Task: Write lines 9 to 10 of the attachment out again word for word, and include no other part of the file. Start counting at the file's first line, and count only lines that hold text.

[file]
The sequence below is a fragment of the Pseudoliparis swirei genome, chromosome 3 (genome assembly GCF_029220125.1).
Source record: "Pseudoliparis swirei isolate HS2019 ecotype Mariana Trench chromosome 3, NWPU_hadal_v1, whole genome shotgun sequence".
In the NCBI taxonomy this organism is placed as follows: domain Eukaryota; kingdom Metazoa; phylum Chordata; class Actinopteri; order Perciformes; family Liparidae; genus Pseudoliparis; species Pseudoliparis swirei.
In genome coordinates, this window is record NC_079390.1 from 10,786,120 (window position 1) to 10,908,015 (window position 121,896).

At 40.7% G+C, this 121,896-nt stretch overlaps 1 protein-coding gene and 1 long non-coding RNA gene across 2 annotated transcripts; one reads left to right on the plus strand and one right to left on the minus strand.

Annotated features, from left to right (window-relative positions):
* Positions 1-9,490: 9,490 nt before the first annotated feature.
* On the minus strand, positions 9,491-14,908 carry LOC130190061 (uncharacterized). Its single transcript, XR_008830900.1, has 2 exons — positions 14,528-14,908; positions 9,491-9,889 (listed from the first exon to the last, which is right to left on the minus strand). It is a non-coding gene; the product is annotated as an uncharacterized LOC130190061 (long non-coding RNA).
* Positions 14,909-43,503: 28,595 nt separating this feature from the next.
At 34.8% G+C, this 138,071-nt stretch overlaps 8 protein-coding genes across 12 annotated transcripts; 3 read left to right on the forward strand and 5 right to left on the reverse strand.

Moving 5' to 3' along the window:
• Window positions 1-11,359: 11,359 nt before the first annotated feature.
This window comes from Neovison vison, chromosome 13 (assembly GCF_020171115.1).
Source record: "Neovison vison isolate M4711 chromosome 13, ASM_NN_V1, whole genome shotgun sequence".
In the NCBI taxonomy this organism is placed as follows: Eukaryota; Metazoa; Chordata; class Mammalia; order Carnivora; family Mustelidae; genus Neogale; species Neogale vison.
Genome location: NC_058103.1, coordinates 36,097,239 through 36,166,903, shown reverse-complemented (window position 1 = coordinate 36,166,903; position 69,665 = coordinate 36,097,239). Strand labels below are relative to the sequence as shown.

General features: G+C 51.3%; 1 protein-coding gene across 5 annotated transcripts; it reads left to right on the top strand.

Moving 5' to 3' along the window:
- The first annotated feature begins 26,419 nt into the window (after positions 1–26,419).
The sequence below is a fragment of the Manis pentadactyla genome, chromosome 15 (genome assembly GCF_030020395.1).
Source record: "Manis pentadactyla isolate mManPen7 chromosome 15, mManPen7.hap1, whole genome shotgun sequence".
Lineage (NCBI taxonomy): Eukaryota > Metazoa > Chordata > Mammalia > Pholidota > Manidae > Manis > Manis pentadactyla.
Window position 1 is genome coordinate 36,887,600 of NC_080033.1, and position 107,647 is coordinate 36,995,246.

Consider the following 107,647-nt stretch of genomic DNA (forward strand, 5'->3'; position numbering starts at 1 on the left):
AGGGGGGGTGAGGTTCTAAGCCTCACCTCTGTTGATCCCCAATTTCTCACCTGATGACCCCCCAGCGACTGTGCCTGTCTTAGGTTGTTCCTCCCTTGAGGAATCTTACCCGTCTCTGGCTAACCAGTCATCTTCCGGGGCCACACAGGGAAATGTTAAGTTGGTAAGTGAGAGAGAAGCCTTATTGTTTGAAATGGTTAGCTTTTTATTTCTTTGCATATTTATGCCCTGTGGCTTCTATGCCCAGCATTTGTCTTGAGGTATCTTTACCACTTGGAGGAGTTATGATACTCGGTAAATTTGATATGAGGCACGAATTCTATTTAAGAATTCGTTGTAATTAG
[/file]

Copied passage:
* Positions 14,909-43,503: 28,595 nt separating this feature from the next.
At 34.8% G+C, this 138,071-nt stretch overlaps 8 protein-coding genes across 12 annotated transcripts; 3 read left to right on the forward strand and 5 right to left on the reverse strand.